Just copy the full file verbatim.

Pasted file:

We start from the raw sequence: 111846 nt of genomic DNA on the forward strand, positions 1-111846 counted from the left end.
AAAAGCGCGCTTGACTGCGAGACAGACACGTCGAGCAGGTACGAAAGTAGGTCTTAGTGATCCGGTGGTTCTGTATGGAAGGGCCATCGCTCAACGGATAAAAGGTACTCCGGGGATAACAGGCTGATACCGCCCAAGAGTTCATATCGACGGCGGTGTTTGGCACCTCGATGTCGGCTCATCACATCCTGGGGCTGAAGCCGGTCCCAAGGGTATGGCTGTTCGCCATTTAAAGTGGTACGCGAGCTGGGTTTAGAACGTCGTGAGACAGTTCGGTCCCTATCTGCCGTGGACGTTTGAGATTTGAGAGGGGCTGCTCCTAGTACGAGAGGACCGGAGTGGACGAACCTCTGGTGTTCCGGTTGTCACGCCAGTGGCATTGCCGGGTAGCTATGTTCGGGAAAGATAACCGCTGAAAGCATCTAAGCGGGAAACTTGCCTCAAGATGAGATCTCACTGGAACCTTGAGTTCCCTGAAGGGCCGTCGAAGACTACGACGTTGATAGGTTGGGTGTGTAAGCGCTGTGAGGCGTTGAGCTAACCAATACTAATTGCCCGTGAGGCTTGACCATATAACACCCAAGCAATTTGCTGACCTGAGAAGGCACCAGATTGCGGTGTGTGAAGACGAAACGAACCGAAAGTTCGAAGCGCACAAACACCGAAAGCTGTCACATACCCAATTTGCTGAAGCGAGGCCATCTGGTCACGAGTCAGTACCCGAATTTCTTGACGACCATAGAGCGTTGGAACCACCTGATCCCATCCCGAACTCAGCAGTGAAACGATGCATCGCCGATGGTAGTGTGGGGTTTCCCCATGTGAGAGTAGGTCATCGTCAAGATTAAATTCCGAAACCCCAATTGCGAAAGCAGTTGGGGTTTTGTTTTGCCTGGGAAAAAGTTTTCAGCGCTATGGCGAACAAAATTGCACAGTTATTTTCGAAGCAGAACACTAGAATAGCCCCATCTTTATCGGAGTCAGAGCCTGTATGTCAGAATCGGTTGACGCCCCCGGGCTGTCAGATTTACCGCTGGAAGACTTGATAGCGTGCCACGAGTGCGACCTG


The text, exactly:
We start from the raw sequence: 111846 nt of genomic DNA on the forward strand, positions 1-111846 counted from the left end.
AAAAGCGCGCTTGACTGCGAGACAGACACGTCGAGCAGGTACGAAAGTAGGTCTTAGTGATCCGGTGGTTCTGTATGGAAGGGCCATCGCTCAACGGATAAAAGGTACTCCGGGGATAACAGGCTGATACCGCCCAAGAGTTCATATCGACGGCGGTGTTTGGCACCTCGATGTCGGCTCATCACATCCTGGGGCTGAAGCCGGTCCCAAGGGTATGGCTGTTCGCCATTTAAAGTGGTACGCGAGCTGGGTTTAGAACGTCGTGAGACAGTTCGGTCCCTATCTGCCGTGGACGTTTGAGATTTGAGAGGGGCTGCTCCTAGTACGAGAGGACCGGAGTGGACGAACCTCTGGTGTTCCGGTTGTCACGCCAGTGGCATTGCCGGGTAGCTATGTTCGGGAAAGATAACCGCTGAAAGCATCTAAGCGGGAAACTTGCCTCAAGATGAGATCTCACTGGAACCTTGAGTTCCCTGAAGGGCCGTCGAAGACTACGACGTTGATAGGTTGGGTGTGTAAGCGCTGTGAGGCGTTGAGCTAACCAATACTAATTGCCCGTGAGGCTTGACCATATAACACCCAAGCAATTTGCTGACCTGAGAAGGCACCAGATTGCGGTGTGTGAAGACGAAACGAACCGAAAGTTCGAAGCGCACAAACACCGAAAGCTGTCACATACCCAATTTGCTGAAGCGAGGCCATCTGGTCACGAGTCAGTACCCGAATTTCTTGACGACCATAGAGCGTTGGAACCACCTGATCCCATCCCGAACTCAGCAGTGAAACGATGCATCGCCGATGGTAGTGTGGGGTTTCCCCATGTGAGAGTAGGTCATCGTCAAGATTAAATTCCGAAACCCCAATTGCGAAAGCAGTTGGGGTTTTGTTTTGCCTGGGAAAAAGTTTTCAGCGCTATGGCGAACAAAATTGCACAGTTATTTTCGAAGCAGAACACTAGAATAGCCCCATCTTTATCGGAGTCAGAGCCTGTATGTCAGAATCGGTTGACGCCCCCGGGCTGTCAGATTTACCGCTGGAAGACTTGATAGCGTGCCACGAGTGCGACCTG